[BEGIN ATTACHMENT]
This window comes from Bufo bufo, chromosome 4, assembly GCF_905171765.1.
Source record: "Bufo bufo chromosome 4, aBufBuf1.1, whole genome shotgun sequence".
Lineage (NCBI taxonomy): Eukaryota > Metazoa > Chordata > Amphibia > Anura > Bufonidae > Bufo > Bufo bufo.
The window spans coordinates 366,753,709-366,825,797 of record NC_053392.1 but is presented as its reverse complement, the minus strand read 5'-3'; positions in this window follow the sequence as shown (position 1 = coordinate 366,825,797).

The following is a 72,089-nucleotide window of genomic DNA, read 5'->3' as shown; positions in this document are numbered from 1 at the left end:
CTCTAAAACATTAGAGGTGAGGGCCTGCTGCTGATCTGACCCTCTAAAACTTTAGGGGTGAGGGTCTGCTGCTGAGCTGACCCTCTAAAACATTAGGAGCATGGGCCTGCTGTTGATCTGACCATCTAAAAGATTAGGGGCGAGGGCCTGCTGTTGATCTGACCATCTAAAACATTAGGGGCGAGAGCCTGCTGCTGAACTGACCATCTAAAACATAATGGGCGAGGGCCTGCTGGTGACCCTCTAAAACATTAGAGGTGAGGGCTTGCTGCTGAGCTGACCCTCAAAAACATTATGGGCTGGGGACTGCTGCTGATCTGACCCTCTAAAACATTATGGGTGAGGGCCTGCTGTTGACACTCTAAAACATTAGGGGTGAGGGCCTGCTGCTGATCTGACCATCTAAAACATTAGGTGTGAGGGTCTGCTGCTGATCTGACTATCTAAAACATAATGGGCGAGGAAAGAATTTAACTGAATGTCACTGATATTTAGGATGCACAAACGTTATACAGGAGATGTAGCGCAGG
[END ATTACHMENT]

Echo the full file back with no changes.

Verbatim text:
This window comes from Bufo bufo, chromosome 4, assembly GCF_905171765.1.
Source record: "Bufo bufo chromosome 4, aBufBuf1.1, whole genome shotgun sequence".
Lineage (NCBI taxonomy): Eukaryota > Metazoa > Chordata > Amphibia > Anura > Bufonidae > Bufo > Bufo bufo.
The window spans coordinates 366,753,709-366,825,797 of record NC_053392.1 but is presented as its reverse complement, the minus strand read 5'-3'; positions in this window follow the sequence as shown (position 1 = coordinate 366,825,797).

The following is a 72,089-nucleotide window of genomic DNA, read 5'->3' as shown; positions in this document are numbered from 1 at the left end:
CTCTAAAACATTAGAGGTGAGGGCCTGCTGCTGATCTGACCCTCTAAAACTTTAGGGGTGAGGGTCTGCTGCTGAGCTGACCCTCTAAAACATTAGGAGCATGGGCCTGCTGTTGATCTGACCATCTAAAAGATTAGGGGCGAGGGCCTGCTGTTGATCTGACCATCTAAAACATTAGGGGCGAGAGCCTGCTGCTGAACTGACCATCTAAAACATAATGGGCGAGGGCCTGCTGGTGACCCTCTAAAACATTAGAGGTGAGGGCTTGCTGCTGAGCTGACCCTCAAAAACATTATGGGCTGGGGACTGCTGCTGATCTGACCCTCTAAAACATTATGGGTGAGGGCCTGCTGTTGACACTCTAAAACATTAGGGGTGAGGGCCTGCTGCTGATCTGACCATCTAAAACATTAGGTGTGAGGGTCTGCTGCTGATCTGACTATCTAAAACATAATGGGCGAGGAAAGAATTTAACTGAATGTCACTGATATTTAGGATGCACAAACGTTATACAGGAGATGTAGCGCAGG